Going to China: the Long Flight Home

July 31, 2015 China trip, July/August 2015 Feature - Going to China!, Rebecca 0 Comments

The China trip looms large in our adoptive parent hearts and minds. We daydream about Gotcha Day, pray for the moment we can snuggle in the hotel with our little love, hope for that once in a lifetime walk along the Great Wall, plan for an afternoon spent shopping in Guangzhou, and imagine ourselves eating noodles from brothy bowls with chopsticks. But the flight? Oh the flight. There is no glossy anticipation there.


The flight to China is a beast, but the flight home with our new little one, who we are just getting to know, who probably has never flown or been seat belted, and who quite possibly might be sick, congested or constipated? That flight is an exercise in patience, a test of our survival skills. We don’t plan to savor the moment or make memories. The goal is to push through and make it to the other side of the ocean where our loved ones await us at the airport.

Begin with expectations. I love that adoptive momma, Lindsay Esco, suggests that we “manage our expectations”. You don’t need to expect the worst of the worst. Many of us have had long and tiring, yet easy, flights home. Prepare your bags carefully, but don’t let the looming flight home take any joy from your last days in China. Simply manage your expectations. Plan ahead to dispense heavy doses of grace to yourself, your child and husband and/or family.

Since private jets typically aren’t an option, here are some survival tips to help you keep your sanity and a bit of dignity. These are taken from the collective wisdom of the adoption community, from blogs and FB threads, and advice from adoptive parents who have gone before us, blazing the trail at 40,000 above the Pacific. Like I’ve done, take the packing tips and advice, and make it your own.


What to Pack:

• Extra diapers and Pull-Ups, even for potty trained older kids.
• Extra parent outfits
• Electronic devices with chargers
• Water bottle
• Adoption paperwork
• Passports
• Money
• Ziploc toiletry bag: disposable toothbrush, soap, and wipes
• Meds
• Melatonin
• Snacks
• Books
• Your own earphones for watching movies.
• Child carrier for walking aisles and speeding through airports.

Food and Drink:

• It is easy to get dehydrated, so drink only water. Avoid all caffeine. (This also helps with jet lag.) Ask the flight attendant to fill your water bottle.
• Bring your own snacks in case you don’t like the food.
• Squeezable baby food items for toddlers (applesauce, etc.)
• Puffs, Cheerios or Goldfish for small children
• Bring Chinese snacks familiar to your child, such as rice crackers.
• Protein bars or energy bars might be just the boost you need.
• Lollipops and other treats. Although it would be ideal to minimize sugar, this might not be the time to obsess over nutrition.


Rest and Comfort:

• Take melatonin, kids as well.
• Attempt to sleep during the night of the time zone you are headed too.
• Pack a neck pillow. Might look a little silly, but oh the added comfort.
• Cozy socks. Take your shoes off quickly and get comfortable.
• Take lavender oil or other essential oils to help you relax.
• Bring chamomile or “sleepy time” tea bags.
• Compression socks for those who tend to have swelling in the feet and ankles.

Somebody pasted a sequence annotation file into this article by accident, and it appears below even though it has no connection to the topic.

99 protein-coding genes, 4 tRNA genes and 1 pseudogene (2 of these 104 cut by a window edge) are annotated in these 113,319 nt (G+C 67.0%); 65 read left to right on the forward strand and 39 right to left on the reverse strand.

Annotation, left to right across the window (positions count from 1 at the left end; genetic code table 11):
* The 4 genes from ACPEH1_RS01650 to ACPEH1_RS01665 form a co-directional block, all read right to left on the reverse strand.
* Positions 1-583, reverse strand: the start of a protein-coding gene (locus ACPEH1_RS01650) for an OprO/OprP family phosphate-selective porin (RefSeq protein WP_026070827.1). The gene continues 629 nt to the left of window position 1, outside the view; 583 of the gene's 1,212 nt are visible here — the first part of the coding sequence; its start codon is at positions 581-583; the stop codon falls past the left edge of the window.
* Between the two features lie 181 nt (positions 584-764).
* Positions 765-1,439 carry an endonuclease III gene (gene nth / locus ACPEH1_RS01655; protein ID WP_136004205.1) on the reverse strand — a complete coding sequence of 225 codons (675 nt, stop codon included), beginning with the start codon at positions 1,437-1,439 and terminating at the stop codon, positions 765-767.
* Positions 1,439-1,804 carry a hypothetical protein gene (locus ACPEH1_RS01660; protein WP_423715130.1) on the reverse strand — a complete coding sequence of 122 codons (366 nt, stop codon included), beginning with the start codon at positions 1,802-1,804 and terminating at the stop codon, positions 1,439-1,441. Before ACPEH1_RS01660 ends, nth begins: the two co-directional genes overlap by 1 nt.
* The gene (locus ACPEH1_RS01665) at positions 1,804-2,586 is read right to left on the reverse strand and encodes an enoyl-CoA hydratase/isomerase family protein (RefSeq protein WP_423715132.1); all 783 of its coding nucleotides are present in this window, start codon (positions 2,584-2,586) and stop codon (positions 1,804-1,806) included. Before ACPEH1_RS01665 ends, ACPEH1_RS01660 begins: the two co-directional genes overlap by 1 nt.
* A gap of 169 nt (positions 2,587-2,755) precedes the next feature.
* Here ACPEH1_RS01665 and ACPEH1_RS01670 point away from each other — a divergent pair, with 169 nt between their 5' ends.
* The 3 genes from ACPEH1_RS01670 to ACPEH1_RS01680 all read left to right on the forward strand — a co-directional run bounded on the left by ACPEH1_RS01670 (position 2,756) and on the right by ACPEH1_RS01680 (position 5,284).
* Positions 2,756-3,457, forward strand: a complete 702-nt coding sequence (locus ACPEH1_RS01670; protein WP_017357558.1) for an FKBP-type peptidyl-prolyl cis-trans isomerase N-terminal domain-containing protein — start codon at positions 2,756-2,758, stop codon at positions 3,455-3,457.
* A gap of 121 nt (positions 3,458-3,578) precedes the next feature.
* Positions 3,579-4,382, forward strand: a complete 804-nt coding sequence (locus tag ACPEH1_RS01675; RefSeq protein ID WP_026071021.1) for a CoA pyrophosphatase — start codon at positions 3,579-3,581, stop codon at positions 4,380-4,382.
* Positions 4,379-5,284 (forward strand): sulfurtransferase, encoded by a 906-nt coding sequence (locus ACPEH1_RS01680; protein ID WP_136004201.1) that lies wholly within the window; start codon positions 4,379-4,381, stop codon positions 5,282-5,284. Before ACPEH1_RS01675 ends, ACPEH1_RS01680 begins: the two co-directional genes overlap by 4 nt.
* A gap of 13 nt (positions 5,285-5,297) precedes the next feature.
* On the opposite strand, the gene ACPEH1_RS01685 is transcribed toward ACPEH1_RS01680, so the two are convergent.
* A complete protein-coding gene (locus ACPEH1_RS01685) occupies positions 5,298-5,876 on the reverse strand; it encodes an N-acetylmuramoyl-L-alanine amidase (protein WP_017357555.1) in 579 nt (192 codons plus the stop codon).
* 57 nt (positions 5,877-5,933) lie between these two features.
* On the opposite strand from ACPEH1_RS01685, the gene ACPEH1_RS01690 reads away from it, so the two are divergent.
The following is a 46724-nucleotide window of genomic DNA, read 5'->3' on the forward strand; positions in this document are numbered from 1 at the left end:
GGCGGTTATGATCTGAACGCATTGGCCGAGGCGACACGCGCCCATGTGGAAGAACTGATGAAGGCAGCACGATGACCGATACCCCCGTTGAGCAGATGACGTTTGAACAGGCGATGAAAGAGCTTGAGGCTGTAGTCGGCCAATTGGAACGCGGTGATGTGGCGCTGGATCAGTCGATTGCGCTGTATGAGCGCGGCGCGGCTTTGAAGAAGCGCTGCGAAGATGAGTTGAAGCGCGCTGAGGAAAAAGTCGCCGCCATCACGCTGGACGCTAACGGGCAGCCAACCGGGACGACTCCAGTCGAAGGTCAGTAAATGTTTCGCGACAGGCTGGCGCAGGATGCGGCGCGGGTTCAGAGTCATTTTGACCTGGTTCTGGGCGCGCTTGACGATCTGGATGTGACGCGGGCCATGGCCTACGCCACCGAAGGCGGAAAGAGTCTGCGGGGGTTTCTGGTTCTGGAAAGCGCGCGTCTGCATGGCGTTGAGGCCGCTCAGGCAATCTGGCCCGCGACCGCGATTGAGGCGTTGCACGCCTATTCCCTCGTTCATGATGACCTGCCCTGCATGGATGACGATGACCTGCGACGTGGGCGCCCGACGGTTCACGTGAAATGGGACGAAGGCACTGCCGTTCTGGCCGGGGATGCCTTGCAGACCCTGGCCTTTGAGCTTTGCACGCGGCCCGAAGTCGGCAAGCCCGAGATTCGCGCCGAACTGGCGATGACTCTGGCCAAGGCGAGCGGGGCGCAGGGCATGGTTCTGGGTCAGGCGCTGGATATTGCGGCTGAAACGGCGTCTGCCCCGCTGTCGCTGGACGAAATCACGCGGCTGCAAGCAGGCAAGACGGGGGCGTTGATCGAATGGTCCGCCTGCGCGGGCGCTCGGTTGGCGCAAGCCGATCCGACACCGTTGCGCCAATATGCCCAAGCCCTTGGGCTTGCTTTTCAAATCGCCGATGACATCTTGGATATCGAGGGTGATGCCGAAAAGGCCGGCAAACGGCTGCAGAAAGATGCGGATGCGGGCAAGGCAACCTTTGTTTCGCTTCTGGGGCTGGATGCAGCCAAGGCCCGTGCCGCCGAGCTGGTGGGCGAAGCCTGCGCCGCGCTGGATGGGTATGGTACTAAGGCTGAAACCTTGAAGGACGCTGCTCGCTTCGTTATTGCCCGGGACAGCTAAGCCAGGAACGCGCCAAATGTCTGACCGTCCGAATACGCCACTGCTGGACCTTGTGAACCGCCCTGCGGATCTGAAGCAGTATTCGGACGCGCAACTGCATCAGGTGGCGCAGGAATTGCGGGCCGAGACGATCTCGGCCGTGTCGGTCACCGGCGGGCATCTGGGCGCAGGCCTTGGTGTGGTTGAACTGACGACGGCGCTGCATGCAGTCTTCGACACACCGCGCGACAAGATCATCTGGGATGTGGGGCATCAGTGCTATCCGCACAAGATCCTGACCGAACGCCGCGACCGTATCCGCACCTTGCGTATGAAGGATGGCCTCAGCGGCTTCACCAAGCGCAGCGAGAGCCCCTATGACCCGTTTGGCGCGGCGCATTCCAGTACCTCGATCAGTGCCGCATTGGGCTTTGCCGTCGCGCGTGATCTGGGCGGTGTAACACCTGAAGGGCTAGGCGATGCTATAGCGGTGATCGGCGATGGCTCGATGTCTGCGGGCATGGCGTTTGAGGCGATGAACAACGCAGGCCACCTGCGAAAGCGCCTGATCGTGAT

• Blanket and stuffed animal for kids.


• Mylicon (simethicone) drops. The gases in your intestines expand when you are in the sky, these drops help relieve pressure. Use before meals and every four hours.
• Use vitamin C packets in your water every 4 hours.
• No Jet Lag is recommended by many experienced travelers.
• Ear drops for kids. The pressure can be quite painful and frightening.
• Pain reliever
• Pepto/Immodium
• Prescriptions


• Water Wow books. Fill the pen with water and your child can “paint”.
• Travel Color Wonder pads
• Small packs of Play doh
• Wikki Stix for older kids
• Coloring books and crayons
• Notepads and markers
• Cards (UNO, etc.)
• Stickers and paper
• Small action figures or dolls


Finally, along with heavy doses of grace, push yourself to find the humor in your situation. You are on a crazy parenting mission involving planes, trains and automobiles, and that deserves a giggle. Our last China flight, with two newly adopted kids, is one of family legend. Our daughter was very, very sick with a scary spiked fever. She also needed medical care (involving medical equipment that was new to her mom and dad), so we held her the entire time, served her mystery meat sticks given to us by her nanny to calm her, walked the aisles, administered Chinese antibiotics with Mandarin direction labels, and earned our nursing badges in the minuscule airplane lavatory.

Then, just in case we were getting too intense, our son had a massive blowout diaper through two diapers and all his extra clothes and onto me. As I stood up to carry our stinky selves back to our well used lavatory, I see the whole plane covering their noses and diverting their eyes. When we arrived in Tokyo, along with wrangling carry-ons, we had to carry him through the airport wrapped in a tiny, orange airplane blanket. He eventually wore his sister’s too small “jeggings” while I scrubbed out his pants in a bathroom sink and dried them under a hand dryer, while a contingency of fascinated Asian travelers stood watch.

So, future travelers, laugh with us, think of our experience, triple diaper your kids and pack extra clothes! The good news? We survived and have a tall tale to tell. And, on our other adoption trip, our new daughter slept every hour of the long flights. My husband and I watched movies, played Sudoku and chatted with other travelers.

Those plane flights home are like Forrest Gump’s box of chocolates. You never know what you’re going to get. So, pack well, pray for travel mercy, “manage your expectations’ and hold on hard to your sense of humor.

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